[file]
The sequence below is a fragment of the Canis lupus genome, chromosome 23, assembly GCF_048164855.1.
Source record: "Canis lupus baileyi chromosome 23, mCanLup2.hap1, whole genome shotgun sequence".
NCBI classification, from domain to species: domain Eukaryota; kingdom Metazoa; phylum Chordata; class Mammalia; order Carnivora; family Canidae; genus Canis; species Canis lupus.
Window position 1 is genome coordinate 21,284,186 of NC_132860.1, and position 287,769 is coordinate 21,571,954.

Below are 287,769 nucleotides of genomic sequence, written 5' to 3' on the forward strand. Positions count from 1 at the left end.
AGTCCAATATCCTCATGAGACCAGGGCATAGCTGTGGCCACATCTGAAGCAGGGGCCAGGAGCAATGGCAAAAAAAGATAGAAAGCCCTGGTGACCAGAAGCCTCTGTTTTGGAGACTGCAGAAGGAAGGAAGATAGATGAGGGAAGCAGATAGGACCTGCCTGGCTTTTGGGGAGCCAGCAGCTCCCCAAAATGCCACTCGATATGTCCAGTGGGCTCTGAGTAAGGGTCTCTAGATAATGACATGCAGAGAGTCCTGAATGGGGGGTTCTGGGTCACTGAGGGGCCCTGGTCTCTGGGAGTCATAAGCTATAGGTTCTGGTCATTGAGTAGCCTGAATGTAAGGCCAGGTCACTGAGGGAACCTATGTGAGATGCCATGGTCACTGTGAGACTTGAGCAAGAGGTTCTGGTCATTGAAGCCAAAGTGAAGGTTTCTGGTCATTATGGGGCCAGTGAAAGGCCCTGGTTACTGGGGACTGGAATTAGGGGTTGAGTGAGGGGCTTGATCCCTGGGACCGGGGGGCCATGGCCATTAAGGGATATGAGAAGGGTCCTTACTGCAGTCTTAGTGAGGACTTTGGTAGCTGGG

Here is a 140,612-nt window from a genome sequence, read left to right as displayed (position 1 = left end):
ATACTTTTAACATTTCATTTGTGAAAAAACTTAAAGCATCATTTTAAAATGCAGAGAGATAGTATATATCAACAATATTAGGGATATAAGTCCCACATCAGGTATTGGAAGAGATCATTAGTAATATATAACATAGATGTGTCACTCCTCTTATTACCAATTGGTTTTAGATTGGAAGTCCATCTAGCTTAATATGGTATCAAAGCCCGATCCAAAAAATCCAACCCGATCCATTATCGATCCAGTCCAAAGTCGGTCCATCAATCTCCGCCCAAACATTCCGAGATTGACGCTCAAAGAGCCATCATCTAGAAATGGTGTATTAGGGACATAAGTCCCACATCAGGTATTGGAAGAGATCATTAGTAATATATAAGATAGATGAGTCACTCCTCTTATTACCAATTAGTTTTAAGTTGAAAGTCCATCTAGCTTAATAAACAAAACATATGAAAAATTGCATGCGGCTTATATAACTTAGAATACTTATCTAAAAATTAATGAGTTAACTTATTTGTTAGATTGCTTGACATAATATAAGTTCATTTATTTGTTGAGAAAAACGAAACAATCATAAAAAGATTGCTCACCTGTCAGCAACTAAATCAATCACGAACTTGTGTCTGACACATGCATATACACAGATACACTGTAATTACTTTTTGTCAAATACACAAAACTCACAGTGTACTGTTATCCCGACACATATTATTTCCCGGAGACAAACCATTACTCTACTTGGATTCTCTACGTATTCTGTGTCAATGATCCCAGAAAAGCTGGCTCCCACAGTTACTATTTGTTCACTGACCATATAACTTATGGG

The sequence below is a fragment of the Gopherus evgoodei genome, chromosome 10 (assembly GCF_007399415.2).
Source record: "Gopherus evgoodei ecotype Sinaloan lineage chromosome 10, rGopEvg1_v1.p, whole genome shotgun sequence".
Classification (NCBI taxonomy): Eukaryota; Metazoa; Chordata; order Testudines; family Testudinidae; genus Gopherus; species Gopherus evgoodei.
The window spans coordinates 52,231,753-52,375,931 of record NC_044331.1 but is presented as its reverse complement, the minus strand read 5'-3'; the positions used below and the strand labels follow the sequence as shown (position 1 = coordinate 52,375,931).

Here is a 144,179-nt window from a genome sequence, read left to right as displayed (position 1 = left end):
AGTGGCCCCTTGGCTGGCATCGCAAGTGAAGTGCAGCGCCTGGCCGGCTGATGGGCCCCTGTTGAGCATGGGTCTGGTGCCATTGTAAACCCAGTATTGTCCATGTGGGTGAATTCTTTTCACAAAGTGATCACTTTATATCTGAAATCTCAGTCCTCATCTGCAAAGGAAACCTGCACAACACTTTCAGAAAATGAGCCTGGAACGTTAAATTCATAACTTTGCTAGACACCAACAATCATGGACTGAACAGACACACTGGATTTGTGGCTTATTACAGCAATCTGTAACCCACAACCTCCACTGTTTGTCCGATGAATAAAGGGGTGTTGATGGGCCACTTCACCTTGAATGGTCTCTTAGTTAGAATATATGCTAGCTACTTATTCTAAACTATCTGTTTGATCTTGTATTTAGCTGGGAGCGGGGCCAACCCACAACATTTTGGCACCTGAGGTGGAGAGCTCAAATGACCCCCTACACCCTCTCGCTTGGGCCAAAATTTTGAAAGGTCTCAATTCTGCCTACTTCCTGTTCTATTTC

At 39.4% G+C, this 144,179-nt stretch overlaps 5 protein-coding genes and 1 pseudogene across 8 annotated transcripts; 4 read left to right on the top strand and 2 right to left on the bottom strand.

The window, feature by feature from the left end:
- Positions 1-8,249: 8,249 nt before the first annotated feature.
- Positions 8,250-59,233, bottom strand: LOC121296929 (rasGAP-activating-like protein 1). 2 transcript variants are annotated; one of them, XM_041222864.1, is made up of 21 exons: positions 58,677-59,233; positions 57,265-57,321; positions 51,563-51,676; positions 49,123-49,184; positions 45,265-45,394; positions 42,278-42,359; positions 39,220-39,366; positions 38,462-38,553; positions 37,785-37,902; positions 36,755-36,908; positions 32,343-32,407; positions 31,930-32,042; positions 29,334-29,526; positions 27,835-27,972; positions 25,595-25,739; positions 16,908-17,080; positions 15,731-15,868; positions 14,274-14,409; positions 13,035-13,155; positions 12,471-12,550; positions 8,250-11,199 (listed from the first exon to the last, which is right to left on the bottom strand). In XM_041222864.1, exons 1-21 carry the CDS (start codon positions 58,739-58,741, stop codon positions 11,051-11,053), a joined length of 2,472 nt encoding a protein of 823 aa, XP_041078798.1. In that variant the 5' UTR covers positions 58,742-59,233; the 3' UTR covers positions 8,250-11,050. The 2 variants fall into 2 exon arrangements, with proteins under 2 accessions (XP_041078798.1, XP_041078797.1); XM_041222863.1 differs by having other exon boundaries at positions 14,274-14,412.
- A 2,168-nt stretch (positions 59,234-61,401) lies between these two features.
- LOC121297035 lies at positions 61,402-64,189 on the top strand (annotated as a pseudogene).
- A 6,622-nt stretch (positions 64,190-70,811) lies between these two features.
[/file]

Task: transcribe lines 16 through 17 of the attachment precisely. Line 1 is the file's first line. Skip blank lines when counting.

The window, feature by feature from the left end:
- Positions 1-8,249: 8,249 nt before the first annotated feature.